Through the sale, Activision Blizzard will become their own company while Vivendi would continue to hold 12 percent stake in the business. The total purchase is approximately 429 million shares in the company. This would equal $5.83 billion in cash value.

Assisted by investors, the management team of Activision Blizzard created the deal. Shareholders would have shares that would entitle them some control in the company.

Despite the shareholders having control, one shareholder stated that it would "unjustly enrich Kelly, Kotick, and other participants."

The One Company to Rule Them All... Well, It's Sort of a Tie. Fri, 10 May 2013 00:03:30 -0400 MirandaCB

“What is your favorite game development company?” Well, that is a really difficult question on the face of it. I don’t know about you, but I don’t try to rank my favorite companies too often, but I was posed with this question recently and it really got me thinking. I found I was loyal to two different companies and I bet I’m not the only one.

Not The Average History Lesson Coming Your Way

The first developer many people know, however fewer people may know what has happened to them. Blizzard North was a subsidiary of the larger company Blizzard Entertainment and these were the guys (Blizzard North) who created Diablo I, II, and Lord of Destruction. Originally named Condor, Blizzard North was acquired by Blizzard in 1996 just before the release of the first Diablo. Blizzard North went on to create the second Diablo in the series which garnered huge sales, breaking records across the board and held the title throughout the community at the time for the best plot in an RPG. Needless to say, the game was nearly perfect, especially given where the story left off in the first game. Naturally the company came out with an expansion which was set immediately after the events of the core game and added in arguably unnecessary, but wonderful features that really boosted the game’s replay-ability and longevity.

This segment of the company was originally supposed to create Diablo III, the final part in the epic trilogy, however the publisher at the time, Vivendi, did not approve of the development quality of the game and the original creators of Blizzard North were defunct. It was a real shame because many diehard fans of Blizzard North’s game style were skeptical when Jay Wilson came on to develop the third Diablo as he had never been an influence on the games previously.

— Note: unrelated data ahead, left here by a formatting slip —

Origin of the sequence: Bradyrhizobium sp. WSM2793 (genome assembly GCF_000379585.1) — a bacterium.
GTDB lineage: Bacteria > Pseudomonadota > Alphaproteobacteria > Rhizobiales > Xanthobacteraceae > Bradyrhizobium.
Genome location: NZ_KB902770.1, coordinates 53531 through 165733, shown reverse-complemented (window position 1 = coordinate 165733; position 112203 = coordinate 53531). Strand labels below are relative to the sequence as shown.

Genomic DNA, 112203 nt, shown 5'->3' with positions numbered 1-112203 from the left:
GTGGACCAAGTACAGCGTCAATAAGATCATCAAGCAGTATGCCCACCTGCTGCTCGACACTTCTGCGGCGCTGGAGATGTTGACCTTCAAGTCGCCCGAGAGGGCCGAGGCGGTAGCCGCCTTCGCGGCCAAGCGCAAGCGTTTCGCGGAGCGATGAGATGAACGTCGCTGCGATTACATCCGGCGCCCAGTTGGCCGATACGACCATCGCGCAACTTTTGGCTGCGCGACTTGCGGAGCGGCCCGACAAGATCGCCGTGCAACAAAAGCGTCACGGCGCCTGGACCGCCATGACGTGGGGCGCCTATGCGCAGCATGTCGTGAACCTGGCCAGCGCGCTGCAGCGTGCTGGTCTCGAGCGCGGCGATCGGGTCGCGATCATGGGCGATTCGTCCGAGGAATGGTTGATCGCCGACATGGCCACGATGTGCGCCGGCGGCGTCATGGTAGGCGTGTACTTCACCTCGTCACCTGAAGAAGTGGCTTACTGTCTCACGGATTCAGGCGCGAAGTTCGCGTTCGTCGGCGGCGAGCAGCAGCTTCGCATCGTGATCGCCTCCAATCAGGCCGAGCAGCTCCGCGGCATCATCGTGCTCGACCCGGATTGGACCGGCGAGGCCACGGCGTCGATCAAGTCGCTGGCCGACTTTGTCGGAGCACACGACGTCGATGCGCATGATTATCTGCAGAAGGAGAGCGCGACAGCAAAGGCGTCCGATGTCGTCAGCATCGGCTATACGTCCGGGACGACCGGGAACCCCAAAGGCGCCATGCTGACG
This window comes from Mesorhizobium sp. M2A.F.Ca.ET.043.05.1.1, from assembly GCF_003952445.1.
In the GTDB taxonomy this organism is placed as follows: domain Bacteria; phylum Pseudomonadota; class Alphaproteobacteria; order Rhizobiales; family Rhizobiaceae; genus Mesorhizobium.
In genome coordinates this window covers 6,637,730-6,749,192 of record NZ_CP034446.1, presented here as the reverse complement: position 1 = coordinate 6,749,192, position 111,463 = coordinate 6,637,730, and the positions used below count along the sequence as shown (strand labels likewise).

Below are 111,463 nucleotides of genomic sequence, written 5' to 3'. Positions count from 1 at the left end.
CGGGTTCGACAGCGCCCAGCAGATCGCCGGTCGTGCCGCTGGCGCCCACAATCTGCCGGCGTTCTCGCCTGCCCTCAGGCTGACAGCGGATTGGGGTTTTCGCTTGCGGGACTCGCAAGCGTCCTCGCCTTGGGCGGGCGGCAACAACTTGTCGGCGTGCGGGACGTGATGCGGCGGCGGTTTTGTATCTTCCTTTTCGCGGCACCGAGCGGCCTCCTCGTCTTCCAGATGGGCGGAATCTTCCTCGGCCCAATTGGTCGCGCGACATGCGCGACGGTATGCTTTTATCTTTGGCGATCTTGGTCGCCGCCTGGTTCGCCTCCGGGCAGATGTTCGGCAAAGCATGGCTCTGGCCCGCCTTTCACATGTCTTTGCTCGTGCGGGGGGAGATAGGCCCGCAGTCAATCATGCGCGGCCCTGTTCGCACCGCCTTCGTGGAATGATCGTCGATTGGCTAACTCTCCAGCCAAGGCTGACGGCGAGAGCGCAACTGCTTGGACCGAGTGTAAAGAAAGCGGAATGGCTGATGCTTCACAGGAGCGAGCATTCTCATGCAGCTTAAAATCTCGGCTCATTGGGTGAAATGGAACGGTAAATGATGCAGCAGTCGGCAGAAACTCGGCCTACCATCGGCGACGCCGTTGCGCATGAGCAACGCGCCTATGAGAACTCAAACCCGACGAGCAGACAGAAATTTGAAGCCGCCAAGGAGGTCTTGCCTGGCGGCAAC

The second company, which has gotten enormous press lately as well as a few years ago with the first smash hit, is known as Irrational Games. For those of you who live under a rock, Irrational Games is most known for Bioshock and Bioshock Infinite as well as the lesser known System Shock 2. After being acquired by Take-Two Interactive, under the 2K Games publishing arm, Bioshock was released and caused some serious waves in the industry. Bioshock put Irrational on the map and truly solidified a place in my heart, but they didn’t stop there. Bioshock Infinite was truly everything people were hoping and more.

Considered by many as more than a game, but a true work of art, Bioshock Infinite is proof the perfection of the first Bioshock was not a fluke. Apart from the game mechanics being superb and the visual being stunning at every turn, Bioshock Infinite provided a story as well as several characters that the player was emotionally invested in. Bioshock and Bioshock Infinite were very far from the idea that it was an achievement to “finish” a game and much more about the invested experience of playing the through story. And the best part? Each of these games were worth at least one additional play through because the end game twist threw so much information in the player’s face that it was a real treat to go back and see all of the things that the player missed on the first play through that lead up to the finale.

Now, because Blizzard North technically no longer exists, I guess you could say Irrational Games takes the cake for my favorite. The shear quality that these two companies pumped out have been astounding in their own way and deserve some serious recognition.